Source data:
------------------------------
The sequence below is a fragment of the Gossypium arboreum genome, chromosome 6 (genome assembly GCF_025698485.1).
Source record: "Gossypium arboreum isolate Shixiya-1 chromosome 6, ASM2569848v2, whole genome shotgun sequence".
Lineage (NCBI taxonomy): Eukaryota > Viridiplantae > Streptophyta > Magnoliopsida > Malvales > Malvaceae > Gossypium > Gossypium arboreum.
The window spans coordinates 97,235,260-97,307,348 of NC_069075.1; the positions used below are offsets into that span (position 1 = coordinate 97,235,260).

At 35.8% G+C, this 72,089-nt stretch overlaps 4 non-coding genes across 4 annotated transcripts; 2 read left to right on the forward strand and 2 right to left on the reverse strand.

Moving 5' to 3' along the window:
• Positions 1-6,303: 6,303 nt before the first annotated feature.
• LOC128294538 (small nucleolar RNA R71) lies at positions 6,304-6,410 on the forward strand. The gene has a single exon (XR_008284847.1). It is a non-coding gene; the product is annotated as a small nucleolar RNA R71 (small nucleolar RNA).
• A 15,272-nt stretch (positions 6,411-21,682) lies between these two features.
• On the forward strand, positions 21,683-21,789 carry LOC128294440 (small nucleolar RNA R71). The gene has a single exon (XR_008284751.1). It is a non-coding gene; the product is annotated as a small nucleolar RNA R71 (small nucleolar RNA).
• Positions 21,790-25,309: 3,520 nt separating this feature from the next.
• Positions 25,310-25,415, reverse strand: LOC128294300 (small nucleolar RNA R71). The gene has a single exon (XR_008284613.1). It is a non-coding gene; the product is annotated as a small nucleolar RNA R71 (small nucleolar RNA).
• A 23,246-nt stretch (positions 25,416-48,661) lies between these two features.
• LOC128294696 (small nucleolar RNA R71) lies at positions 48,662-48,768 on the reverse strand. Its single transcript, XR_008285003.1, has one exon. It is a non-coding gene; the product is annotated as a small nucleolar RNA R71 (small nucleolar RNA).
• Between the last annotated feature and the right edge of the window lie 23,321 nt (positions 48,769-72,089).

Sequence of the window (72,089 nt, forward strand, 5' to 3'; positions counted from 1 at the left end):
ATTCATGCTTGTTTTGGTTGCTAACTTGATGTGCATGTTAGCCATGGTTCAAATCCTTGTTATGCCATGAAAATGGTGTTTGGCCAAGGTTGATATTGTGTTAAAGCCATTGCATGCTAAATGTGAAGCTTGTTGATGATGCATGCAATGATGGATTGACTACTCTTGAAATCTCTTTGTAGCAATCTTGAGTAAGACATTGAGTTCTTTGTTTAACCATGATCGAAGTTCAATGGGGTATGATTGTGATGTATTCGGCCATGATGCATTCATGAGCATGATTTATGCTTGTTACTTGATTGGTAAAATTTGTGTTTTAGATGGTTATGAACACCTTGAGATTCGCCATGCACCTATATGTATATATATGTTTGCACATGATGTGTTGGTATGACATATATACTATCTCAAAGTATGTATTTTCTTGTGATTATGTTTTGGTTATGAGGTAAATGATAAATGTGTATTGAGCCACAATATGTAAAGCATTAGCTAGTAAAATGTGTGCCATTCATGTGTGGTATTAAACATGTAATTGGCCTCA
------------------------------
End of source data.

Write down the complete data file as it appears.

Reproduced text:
The sequence below is a fragment of the Gossypium arboreum genome, chromosome 6 (genome assembly GCF_025698485.1).
Source record: "Gossypium arboreum isolate Shixiya-1 chromosome 6, ASM2569848v2, whole genome shotgun sequence".
Lineage (NCBI taxonomy): Eukaryota > Viridiplantae > Streptophyta > Magnoliopsida > Malvales > Malvaceae > Gossypium > Gossypium arboreum.
The window spans coordinates 97,235,260-97,307,348 of NC_069075.1; the positions used below are offsets into that span (position 1 = coordinate 97,235,260).

At 35.8% G+C, this 72,089-nt stretch overlaps 4 non-coding genes across 4 annotated transcripts; 2 read left to right on the forward strand and 2 right to left on the reverse strand.

Moving 5' to 3' along the window:
• Positions 1-6,303: 6,303 nt before the first annotated feature.
• LOC128294538 (small nucleolar RNA R71) lies at positions 6,304-6,410 on the forward strand. The gene has a single exon (XR_008284847.1). It is a non-coding gene; the product is annotated as a small nucleolar RNA R71 (small nucleolar RNA).
• A 15,272-nt stretch (positions 6,411-21,682) lies between these two features.
• On the forward strand, positions 21,683-21,789 carry LOC128294440 (small nucleolar RNA R71). The gene has a single exon (XR_008284751.1). It is a non-coding gene; the product is annotated as a small nucleolar RNA R71 (small nucleolar RNA).
• Positions 21,790-25,309: 3,520 nt separating this feature from the next.
• Positions 25,310-25,415, reverse strand: LOC128294300 (small nucleolar RNA R71). The gene has a single exon (XR_008284613.1). It is a non-coding gene; the product is annotated as a small nucleolar RNA R71 (small nucleolar RNA).
• A 23,246-nt stretch (positions 25,416-48,661) lies between these two features.
• LOC128294696 (small nucleolar RNA R71) lies at positions 48,662-48,768 on the reverse strand. Its single transcript, XR_008285003.1, has one exon. It is a non-coding gene; the product is annotated as a small nucleolar RNA R71 (small nucleolar RNA).
• Between the last annotated feature and the right edge of the window lie 23,321 nt (positions 48,769-72,089).

Sequence of the window (72,089 nt, forward strand, 5' to 3'; positions counted from 1 at the left end):
ATTCATGCTTGTTTTGGTTGCTAACTTGATGTGCATGTTAGCCATGGTTCAAATCCTTGTTATGCCATGAAAATGGTGTTTGGCCAAGGTTGATATTGTGTTAAAGCCATTGCATGCTAAATGTGAAGCTTGTTGATGATGCATGCAATGATGGATTGACTACTCTTGAAATCTCTTTGTAGCAATCTTGAGTAAGACATTGAGTTCTTTGTTTAACCATGATCGAAGTTCAATGGGGTATGATTGTGATGTATTCGGCCATGATGCATTCATGAGCATGATTTATGCTTGTTACTTGATTGGTAAAATTTGTGTTTTAGATGGTTATGAACACCTTGAGATTCGCCATGCACCTATATGTATATATATGTTTGCACATGATGTGTTGGTATGACATATATACTATCTCAAAGTATGTATTTTCTTGTGATTATGTTTTGGTTATGAGGTAAATGATAAATGTGTATTGAGCCACAATATGTAAAGCATTAGCTAGTAAAATGTGTGCCATTCATGTGTGGTATTAAACATGTAATTGGCCTCA